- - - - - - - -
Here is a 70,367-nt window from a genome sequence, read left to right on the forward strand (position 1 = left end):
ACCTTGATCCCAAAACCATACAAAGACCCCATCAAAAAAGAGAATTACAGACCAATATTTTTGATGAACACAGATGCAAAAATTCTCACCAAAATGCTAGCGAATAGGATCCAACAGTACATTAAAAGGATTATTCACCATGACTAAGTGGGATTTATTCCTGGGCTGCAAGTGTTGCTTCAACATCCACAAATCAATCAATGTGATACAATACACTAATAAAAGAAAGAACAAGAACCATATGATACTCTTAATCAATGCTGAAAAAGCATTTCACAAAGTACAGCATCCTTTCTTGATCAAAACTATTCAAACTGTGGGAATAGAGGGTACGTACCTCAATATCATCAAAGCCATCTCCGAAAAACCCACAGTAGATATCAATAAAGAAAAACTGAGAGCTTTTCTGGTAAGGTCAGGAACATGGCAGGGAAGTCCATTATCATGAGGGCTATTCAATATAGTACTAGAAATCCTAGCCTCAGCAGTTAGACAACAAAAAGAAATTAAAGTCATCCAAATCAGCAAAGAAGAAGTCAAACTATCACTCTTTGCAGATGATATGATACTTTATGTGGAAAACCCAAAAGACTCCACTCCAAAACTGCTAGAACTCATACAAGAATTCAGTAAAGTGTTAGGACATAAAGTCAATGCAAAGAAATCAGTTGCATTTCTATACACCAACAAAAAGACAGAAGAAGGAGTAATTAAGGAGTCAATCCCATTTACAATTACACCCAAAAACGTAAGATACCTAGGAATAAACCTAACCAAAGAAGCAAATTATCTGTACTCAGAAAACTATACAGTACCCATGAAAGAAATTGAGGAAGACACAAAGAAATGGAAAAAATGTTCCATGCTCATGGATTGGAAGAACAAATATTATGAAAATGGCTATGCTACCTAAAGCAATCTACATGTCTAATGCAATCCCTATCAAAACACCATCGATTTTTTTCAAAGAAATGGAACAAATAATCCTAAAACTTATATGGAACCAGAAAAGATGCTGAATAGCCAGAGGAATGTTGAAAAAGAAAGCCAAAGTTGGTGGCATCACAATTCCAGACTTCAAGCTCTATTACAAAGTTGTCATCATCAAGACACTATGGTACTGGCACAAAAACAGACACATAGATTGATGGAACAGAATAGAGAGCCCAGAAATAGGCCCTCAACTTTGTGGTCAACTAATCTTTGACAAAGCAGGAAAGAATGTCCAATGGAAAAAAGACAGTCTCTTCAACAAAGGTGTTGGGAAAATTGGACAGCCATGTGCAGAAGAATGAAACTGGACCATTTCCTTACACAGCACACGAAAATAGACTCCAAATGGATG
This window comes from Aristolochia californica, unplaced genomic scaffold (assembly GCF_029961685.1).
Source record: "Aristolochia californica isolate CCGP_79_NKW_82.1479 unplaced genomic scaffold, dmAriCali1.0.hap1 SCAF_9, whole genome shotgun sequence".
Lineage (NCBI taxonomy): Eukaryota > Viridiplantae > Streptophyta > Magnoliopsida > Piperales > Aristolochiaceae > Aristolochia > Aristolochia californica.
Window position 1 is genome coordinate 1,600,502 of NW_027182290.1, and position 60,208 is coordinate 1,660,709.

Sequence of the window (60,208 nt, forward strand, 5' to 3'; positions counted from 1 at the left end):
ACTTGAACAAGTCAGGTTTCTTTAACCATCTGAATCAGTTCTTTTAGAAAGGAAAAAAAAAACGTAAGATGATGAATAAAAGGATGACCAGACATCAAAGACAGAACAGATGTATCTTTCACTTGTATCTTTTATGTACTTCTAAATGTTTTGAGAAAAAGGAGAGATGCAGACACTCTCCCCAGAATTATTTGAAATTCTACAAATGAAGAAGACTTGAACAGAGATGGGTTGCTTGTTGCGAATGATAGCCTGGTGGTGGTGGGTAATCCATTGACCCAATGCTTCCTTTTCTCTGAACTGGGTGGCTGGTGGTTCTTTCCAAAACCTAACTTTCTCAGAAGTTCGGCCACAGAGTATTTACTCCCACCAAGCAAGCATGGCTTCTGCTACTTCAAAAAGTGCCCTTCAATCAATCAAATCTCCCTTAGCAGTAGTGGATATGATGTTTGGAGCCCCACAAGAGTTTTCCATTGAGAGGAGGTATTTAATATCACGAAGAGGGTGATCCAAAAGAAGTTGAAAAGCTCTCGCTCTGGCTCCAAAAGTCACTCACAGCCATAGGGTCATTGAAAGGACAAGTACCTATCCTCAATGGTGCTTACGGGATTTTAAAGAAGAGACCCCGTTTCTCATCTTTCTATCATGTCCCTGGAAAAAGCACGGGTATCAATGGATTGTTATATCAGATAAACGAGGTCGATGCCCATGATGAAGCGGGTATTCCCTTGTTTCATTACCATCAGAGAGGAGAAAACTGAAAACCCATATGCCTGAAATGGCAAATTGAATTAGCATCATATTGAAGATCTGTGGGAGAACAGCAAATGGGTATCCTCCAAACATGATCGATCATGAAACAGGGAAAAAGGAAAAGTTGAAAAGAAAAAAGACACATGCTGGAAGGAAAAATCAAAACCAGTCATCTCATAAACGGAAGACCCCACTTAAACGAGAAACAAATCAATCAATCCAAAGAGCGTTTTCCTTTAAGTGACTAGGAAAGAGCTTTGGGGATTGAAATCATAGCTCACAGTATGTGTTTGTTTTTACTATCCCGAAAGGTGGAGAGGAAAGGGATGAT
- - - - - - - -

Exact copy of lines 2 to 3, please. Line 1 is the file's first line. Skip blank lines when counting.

ACCTTGATCCCAAAACCATACAAAGACCCCATCAAAAAAGAGAATTACAGACCAATATTTTTGATGAACACAGATGCAAAAATTCTCACCAAAATGCTAGCGAATAGGATCCAACAGTACATTAAAAGGATTATTCACCATGACTAAGTGGGATTTATTCCTGGGCTGCAAGTGTTGCTTCAACATCCACAAATCAATCAATGTGATACAATACACTAATAAAAGAAAGAACAAGAACCATATGATACTCTTAATCAATGCTGAAAAAGCATTTCACAAAGTACAGCATCCTTTCTTGATCAAAACTATTCAAACTGTGGGAATAGAGGGTACGTACCTCAATATCATCAAAGCCATCTCCGAAAAACCCACAGTAGATATCAATAAAGAAAAACTGAGAGCTTTTCTGGTAAGGTCAGGAACATGGCAGGGAAGTCCATTATCATGAGGGCTATTCAATATAGTACTAGAAATCCTAGCCTCAGCAGTTAGACAACAAAAAGAAATTAAAGTCATCCAAATCAGCAAAGAAGAAGTCAAACTATCACTCTTTGCAGATGATATGATACTTTATGTGGAAAACCCAAAAGACTCCACTCCAAAACTGCTAGAACTCATACAAGAATTCAGTAAAGTGTTAGGACATAAAGTCAATGCAAAGAAATCAGTTGCATTTCTATACACCAACAAAAAGACAGAAGAAGGAGTAATTAAGGAGTCAATCCCATTTACAATTACACCCAAAAACGTAAGATACCTAGGAATAAACCTAACCAAAGAAGCAAATTATCTGTACTCAGAAAACTATACAGTACCCATGAAAGAAATTGAGGAAGACACAAAGAAATGGAAAAAATGTTCCATGCTCATGGATTGGAAGAACAAATATTATGAAAATGGCTATGCTACCTAAAGCAATCTACATGTCTAATGCAATCCCTATCAAAACACCATCGATTTTTTTCAAAGAAATGGAACAAATAATCCTAAAACTTATATGGAACCAGAAAAGATGCTGAATAGCCAGAGGAATGTTGAAAAAGAAAGCCAAAGTTGGTGGCATCACAATTCCAGACTTCAAGCTCTATTACAAAGTTGTCATCATCAAGACACTATGGTACTGGCACAAAAACAGACACATAGATTGATGGAACAGAATAGAGAGCCCAGAAATAGGCCCTCAACTTTGTGGTCAACTAATCTTTGACAAAGCAGGAAAGAATGTCCAATGGAAAAAAGACAGTCTCTTCAACAAAGGTGTTGGGAAAATTGGACAGCCATGTGCAGAAGAATGAAACTGGACCATTTCCTTACACAGCACACGAAAATAGACTCCAAATGGATG
This window comes from Aristolochia californica, unplaced genomic scaffold (assembly GCF_029961685.1).